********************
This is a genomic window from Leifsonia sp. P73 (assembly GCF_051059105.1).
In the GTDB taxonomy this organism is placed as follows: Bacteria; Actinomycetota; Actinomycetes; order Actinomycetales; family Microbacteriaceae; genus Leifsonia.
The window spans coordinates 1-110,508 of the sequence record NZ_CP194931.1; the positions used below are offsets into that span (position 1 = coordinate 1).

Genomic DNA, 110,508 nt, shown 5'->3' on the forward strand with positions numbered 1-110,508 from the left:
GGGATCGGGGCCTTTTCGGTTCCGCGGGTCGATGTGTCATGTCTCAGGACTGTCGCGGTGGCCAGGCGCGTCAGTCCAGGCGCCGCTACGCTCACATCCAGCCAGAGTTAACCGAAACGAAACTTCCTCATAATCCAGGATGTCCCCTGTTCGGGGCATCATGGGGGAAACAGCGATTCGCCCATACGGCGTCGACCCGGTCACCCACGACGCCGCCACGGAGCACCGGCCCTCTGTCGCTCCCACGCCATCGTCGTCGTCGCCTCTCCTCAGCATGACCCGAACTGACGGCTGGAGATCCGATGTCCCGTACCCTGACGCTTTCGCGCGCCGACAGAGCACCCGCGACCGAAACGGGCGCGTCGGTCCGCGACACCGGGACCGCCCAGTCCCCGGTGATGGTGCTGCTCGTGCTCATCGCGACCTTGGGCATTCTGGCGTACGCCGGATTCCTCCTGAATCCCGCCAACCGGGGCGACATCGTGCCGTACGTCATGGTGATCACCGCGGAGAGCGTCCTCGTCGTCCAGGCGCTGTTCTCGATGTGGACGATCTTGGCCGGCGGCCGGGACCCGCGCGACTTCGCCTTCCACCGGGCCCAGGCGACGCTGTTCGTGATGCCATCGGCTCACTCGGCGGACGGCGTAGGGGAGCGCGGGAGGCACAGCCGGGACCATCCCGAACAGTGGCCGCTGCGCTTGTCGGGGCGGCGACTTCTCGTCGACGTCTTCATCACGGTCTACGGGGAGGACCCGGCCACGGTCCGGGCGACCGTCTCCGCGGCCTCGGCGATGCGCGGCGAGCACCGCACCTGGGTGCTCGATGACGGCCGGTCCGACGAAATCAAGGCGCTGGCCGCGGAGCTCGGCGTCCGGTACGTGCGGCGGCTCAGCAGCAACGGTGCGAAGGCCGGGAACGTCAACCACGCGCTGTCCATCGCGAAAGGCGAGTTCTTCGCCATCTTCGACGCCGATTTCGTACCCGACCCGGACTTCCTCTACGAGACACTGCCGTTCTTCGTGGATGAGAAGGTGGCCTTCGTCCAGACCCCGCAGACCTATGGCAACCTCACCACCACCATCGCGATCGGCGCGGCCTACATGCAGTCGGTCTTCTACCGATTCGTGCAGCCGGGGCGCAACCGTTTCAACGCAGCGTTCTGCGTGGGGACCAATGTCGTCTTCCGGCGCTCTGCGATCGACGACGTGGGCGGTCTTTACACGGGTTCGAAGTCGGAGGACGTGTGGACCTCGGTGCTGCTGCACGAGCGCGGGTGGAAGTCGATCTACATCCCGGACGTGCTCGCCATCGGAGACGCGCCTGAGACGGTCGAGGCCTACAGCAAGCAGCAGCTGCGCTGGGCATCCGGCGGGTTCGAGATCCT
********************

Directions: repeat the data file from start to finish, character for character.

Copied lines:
This is a genomic window from Leifsonia sp. P73 (assembly GCF_051059105.1).
In the GTDB taxonomy this organism is placed as follows: Bacteria; Actinomycetota; Actinomycetes; order Actinomycetales; family Microbacteriaceae; genus Leifsonia.
The window spans coordinates 1-110,508 of the sequence record NZ_CP194931.1; the positions used below are offsets into that span (position 1 = coordinate 1).

Genomic DNA, 110,508 nt, shown 5'->3' on the forward strand with positions numbered 1-110,508 from the left:
GGGATCGGGGCCTTTTCGGTTCCGCGGGTCGATGTGTCATGTCTCAGGACTGTCGCGGTGGCCAGGCGCGTCAGTCCAGGCGCCGCTACGCTCACATCCAGCCAGAGTTAACCGAAACGAAACTTCCTCATAATCCAGGATGTCCCCTGTTCGGGGCATCATGGGGGAAACAGCGATTCGCCCATACGGCGTCGACCCGGTCACCCACGACGCCGCCACGGAGCACCGGCCCTCTGTCGCTCCCACGCCATCGTCGTCGTCGCCTCTCCTCAGCATGACCCGAACTGACGGCTGGAGATCCGATGTCCCGTACCCTGACGCTTTCGCGCGCCGACAGAGCACCCGCGACCGAAACGGGCGCGTCGGTCCGCGACACCGGGACCGCCCAGTCCCCGGTGATGGTGCTGCTCGTGCTCATCGCGACCTTGGGCATTCTGGCGTACGCCGGATTCCTCCTGAATCCCGCCAACCGGGGCGACATCGTGCCGTACGTCATGGTGATCACCGCGGAGAGCGTCCTCGTCGTCCAGGCGCTGTTCTCGATGTGGACGATCTTGGCCGGCGGCCGGGACCCGCGCGACTTCGCCTTCCACCGGGCCCAGGCGACGCTGTTCGTGATGCCATCGGCTCACTCGGCGGACGGCGTAGGGGAGCGCGGGAGGCACAGCCGGGACCATCCCGAACAGTGGCCGCTGCGCTTGTCGGGGCGGCGACTTCTCGTCGACGTCTTCATCACGGTCTACGGGGAGGACCCGGCCACGGTCCGGGCGACCGTCTCCGCGGCCTCGGCGATGCGCGGCGAGCACCGCACCTGGGTGCTCGATGACGGCCGGTCCGACGAAATCAAGGCGCTGGCCGCGGAGCTCGGCGTCCGGTACGTGCGGCGGCTCAGCAGCAACGGTGCGAAGGCCGGGAACGTCAACCACGCGCTGTCCATCGCGAAAGGCGAGTTCTTCGCCATCTTCGACGCCGATTTCGTACCCGACCCGGACTTCCTCTACGAGACACTGCCGTTCTTCGTGGATGAGAAGGTGGCCTTCGTCCAGACCCCGCAGACCTATGGCAACCTCACCACCACCATCGCGATCGGCGCGGCCTACATGCAGTCGGTCTTCTACCGATTCGTGCAGCCGGGGCGCAACCGTTTCAACGCAGCGTTCTGCGTGGGGACCAATGTCGTCTTCCGGCGCTCTGCGATCGACGACGTGGGCGGTCTTTACACGGGTTCGAAGTCGGAGGACGTGTGGACCTCGGTGCTGCTGCACGAGCGCGGGTGGAAGTCGATCTACATCCCGGACGTGCTCGCCATCGGAGACGCGCCTGAGACGGTCGAGGCCTACAGCAAGCAGCAGCTGCGCTGGGCATCCGGCGGGTTCGAGATCCT